Extra Bases

Nine to Know: Red Sox vs. Rays

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The Bill Chuck Files overflow each day with stats, factoids, and observations that are sometimes relevant, sometimes irrelevant, and sometimes simply intriguing. At the start of each Sox series, I will share some of these in my "Nine to Know,” and I hope you will do the same.

For the briefest moment, I thought we would be seeing both the return of Shane Victorino, and the Sox to the .500 mark, but Sunday’s 7-1 loss to the Jays ruined the latter half of that equation. Shane makes his first appearance at home this season, but if you think you’ll get to sing-along to his signature “Three Little Birds” walkup music, you are mistaken. MLB now only allows 15 seconds for each batter (and yet, we still suffer through hours of the cloying “Caroline”). So, if you are at the park, it’s up to you to keep singing “Because every little thing gonna be all right” ... the Sox need the reminder.

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Nine to Know: Red Sox (12-14) vs. Rays (11-15)

1. Last season the Sox had 14 winning streaks of at least three games. In fact, last April 13-20, they had their longest, a seven-game win streak, and they never looked back. This year, the best they have been able to do has been four two-gamers.

2. Which pitcher would you rather have? Through five starts, Pitcher A is 3-1, 5.67 ERA, 1.703 WHIP, 14 BB, 31 K, 1 HR, .302 BAA. Pitcher B is 1-3, 6.00 ERA, 1.708 WHIP, 11 BB, 16 K, 3 HR, .294 BAA. I’m with you, I don’t want either Pitcher A (Felix Doubront in 2013) or Pitcher B: Felix Doubront in 2014.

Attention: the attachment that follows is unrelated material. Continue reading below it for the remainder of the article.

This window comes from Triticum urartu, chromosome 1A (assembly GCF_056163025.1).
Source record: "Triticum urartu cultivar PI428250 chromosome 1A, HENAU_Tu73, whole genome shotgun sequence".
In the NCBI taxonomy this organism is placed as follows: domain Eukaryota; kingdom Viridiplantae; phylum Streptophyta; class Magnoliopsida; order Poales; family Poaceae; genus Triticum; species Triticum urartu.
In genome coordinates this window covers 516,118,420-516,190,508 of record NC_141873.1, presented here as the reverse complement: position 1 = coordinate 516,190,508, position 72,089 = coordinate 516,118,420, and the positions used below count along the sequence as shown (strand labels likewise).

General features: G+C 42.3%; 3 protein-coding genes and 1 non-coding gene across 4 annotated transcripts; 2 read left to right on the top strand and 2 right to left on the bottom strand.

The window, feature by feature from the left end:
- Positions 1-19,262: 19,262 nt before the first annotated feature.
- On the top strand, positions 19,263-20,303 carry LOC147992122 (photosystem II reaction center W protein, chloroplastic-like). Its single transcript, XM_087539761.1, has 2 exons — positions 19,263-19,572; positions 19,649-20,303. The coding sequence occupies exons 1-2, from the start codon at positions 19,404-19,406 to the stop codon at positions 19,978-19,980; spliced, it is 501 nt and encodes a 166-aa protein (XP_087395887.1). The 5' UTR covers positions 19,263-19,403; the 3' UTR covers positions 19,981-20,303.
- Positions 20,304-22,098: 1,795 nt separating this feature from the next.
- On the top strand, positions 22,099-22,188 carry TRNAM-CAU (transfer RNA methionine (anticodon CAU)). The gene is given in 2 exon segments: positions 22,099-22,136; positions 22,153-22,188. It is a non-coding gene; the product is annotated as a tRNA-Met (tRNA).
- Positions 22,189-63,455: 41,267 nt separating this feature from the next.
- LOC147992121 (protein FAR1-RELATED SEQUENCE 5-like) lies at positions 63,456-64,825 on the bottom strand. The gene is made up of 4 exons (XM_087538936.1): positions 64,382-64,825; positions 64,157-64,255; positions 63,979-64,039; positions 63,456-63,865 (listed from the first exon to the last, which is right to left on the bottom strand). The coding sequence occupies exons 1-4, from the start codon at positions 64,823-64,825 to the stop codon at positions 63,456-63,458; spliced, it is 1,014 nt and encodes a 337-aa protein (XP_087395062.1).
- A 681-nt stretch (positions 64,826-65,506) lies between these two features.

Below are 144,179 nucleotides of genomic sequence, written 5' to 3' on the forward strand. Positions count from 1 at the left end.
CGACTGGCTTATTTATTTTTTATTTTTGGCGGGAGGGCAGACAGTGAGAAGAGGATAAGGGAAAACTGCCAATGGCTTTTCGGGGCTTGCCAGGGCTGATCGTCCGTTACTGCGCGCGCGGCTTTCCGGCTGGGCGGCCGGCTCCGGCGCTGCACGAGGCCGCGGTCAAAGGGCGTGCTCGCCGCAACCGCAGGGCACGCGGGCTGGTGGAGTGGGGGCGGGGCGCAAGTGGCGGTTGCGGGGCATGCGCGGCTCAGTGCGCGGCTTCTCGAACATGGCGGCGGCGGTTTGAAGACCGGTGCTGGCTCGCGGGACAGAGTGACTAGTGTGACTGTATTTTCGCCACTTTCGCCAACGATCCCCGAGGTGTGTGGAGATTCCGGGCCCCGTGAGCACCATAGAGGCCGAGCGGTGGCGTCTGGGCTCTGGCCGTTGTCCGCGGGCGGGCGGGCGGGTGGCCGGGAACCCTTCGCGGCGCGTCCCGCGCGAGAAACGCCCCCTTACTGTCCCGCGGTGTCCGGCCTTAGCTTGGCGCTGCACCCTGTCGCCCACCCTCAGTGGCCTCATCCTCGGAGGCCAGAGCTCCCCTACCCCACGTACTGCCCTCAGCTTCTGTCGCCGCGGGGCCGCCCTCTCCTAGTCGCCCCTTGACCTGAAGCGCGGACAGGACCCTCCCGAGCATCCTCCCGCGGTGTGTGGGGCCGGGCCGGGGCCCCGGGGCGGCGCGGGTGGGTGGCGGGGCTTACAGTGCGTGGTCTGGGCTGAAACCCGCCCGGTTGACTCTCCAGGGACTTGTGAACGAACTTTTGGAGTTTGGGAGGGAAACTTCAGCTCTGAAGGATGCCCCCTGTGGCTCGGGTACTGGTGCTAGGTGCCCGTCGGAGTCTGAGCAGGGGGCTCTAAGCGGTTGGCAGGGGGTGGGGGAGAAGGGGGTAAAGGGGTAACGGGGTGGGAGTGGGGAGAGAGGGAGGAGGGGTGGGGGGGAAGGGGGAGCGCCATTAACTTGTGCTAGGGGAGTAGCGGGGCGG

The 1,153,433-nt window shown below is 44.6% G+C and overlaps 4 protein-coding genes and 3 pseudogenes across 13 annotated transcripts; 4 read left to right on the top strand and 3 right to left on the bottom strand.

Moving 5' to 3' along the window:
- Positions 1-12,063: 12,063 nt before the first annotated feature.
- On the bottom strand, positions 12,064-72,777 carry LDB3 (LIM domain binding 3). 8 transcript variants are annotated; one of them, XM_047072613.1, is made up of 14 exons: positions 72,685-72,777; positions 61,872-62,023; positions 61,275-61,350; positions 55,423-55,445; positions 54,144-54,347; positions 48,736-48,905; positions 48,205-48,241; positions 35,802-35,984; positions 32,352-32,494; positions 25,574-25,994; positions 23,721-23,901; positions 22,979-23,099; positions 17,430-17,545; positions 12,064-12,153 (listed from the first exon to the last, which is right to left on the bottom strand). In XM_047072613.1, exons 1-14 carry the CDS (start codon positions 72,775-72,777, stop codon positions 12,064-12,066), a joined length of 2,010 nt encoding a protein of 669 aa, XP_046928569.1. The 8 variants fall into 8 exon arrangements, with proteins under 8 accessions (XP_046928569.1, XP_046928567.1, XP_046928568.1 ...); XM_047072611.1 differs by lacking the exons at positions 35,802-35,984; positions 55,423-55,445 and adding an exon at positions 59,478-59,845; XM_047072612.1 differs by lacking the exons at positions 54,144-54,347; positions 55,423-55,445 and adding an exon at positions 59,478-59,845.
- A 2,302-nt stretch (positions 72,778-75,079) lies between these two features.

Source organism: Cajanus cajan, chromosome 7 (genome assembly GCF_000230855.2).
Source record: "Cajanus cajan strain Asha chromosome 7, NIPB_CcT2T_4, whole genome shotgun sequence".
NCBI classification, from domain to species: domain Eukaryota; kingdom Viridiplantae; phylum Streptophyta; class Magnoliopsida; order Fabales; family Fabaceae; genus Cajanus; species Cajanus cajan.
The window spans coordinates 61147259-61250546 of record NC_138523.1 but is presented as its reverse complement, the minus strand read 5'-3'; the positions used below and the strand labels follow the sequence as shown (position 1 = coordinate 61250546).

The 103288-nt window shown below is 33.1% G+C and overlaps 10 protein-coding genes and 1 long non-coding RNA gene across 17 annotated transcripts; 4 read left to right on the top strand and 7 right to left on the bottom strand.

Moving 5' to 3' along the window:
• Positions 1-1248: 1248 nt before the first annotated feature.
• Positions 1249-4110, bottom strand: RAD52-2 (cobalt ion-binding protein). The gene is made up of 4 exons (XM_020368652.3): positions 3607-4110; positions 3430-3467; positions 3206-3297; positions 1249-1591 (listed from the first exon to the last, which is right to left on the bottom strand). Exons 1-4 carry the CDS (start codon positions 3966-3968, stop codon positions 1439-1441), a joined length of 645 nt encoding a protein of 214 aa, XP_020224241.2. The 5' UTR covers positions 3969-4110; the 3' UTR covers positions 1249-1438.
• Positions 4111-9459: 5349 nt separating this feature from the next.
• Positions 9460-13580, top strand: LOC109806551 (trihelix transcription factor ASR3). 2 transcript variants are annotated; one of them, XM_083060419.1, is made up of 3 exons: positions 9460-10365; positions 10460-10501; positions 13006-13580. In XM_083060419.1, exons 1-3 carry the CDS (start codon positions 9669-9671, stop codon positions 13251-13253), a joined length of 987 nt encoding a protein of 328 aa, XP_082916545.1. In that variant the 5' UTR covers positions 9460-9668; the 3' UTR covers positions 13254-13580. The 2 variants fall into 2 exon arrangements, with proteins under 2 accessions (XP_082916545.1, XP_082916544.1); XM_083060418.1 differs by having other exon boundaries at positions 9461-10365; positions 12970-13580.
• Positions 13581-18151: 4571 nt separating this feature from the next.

3. For those of you keeping track, the Sox lead with nine stolen bases, to Jacoby Ellsbury’s eight steals.

4. The 4th inning is when you want to know how the Sox are doing. If the Sox are ahead at the start of the 4th inning, they are 7-0. If the Sox are tied at the start of the 4th inning, they are 3-3. If the Sox are behind at the start of the 4th inning, they are 2-11.

5. The Red Sox bullpen strike rate is the best in baseball at 66.3 percent and they have the highest called strike rate at 36.5 percent.

6. Sox batters are hitting .357 on the first pitch of an at-bat, but .143 on 2-0 pitches. What’s up with that?

7. Sox batters are hitting .218 with runners in scoring position and .218 RISP with two outs.

8. Put a rocking chair behind the plate – Baseball’s current oldest catchers are the 39-year-old Rays backstop Jose Molina and Boston’s two 37-year-olds: A.J. Pierzynski and David Ross.

9. Tonight is Tampa’s 1,000th game since they became the Rays. Since the start of the 2008 season, the former Devil Rays are 561-438 (.562), a record only exceeded by the Yankees’ 579-418 (.581).

See you Friday when the Sox face the A’s.